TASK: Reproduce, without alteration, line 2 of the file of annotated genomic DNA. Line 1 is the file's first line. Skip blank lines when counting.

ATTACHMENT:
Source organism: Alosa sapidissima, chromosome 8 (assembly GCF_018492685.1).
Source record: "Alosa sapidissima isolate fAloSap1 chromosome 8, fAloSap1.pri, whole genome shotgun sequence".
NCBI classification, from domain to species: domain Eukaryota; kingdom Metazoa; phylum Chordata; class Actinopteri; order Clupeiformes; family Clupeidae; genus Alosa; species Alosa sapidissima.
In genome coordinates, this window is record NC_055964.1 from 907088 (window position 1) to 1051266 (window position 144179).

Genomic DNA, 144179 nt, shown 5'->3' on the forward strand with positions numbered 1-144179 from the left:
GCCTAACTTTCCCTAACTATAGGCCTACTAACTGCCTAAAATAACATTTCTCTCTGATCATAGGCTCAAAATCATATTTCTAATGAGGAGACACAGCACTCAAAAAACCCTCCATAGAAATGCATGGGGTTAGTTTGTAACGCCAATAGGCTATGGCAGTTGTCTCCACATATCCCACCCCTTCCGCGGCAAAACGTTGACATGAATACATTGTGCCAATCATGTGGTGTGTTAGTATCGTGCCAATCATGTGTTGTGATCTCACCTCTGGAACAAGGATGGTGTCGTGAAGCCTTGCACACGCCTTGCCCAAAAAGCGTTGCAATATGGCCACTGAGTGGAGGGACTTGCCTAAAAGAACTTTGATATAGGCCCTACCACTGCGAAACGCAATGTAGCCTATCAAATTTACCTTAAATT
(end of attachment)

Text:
Source record: "Alosa sapidissima isolate fAloSap1 chromosome 8, fAloSap1.pri, whole genome shotgun sequence".